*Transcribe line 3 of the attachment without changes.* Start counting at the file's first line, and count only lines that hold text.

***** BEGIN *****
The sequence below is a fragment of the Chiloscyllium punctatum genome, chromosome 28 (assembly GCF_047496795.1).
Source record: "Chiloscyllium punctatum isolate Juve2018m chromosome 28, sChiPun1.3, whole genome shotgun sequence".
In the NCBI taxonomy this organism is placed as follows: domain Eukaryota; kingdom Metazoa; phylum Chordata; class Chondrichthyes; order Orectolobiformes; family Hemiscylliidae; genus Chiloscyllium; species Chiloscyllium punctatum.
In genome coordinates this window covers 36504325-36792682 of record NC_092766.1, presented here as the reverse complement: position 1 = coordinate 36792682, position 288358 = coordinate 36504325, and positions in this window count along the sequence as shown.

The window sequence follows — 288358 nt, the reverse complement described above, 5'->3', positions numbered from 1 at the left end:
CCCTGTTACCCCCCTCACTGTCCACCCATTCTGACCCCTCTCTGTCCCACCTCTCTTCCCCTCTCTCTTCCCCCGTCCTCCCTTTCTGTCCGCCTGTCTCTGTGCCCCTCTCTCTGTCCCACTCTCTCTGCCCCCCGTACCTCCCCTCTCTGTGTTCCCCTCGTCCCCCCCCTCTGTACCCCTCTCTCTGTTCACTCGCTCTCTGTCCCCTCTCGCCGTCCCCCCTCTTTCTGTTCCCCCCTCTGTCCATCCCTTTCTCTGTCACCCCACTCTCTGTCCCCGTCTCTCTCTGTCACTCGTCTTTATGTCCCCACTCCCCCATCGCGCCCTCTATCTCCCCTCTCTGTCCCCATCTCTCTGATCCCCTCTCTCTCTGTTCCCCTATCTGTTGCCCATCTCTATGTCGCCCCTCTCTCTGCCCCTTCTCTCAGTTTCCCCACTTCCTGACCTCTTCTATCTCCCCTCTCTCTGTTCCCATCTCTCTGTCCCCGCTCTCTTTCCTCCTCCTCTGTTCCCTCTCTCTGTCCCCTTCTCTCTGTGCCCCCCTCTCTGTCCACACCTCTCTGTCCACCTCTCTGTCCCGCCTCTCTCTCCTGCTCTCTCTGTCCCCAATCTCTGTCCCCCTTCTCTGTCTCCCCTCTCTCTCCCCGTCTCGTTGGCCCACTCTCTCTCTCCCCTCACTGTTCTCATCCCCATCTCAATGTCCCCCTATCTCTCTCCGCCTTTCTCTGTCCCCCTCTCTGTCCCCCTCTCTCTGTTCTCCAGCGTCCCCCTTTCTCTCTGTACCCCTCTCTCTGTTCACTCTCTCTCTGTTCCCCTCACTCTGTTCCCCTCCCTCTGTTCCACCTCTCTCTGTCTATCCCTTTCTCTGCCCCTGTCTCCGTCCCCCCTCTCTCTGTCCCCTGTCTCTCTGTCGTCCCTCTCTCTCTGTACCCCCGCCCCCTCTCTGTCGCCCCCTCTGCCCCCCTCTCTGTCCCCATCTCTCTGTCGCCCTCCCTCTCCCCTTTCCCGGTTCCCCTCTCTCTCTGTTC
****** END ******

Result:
In the NCBI taxonomy this organism is placed as follows: domain Eukaryota; kingdom Metazoa; phylum Chordata; class Chondrichthyes; order Orectolobiformes; family Hemiscylliidae; genus Chiloscyllium; species Chiloscyllium punctatum.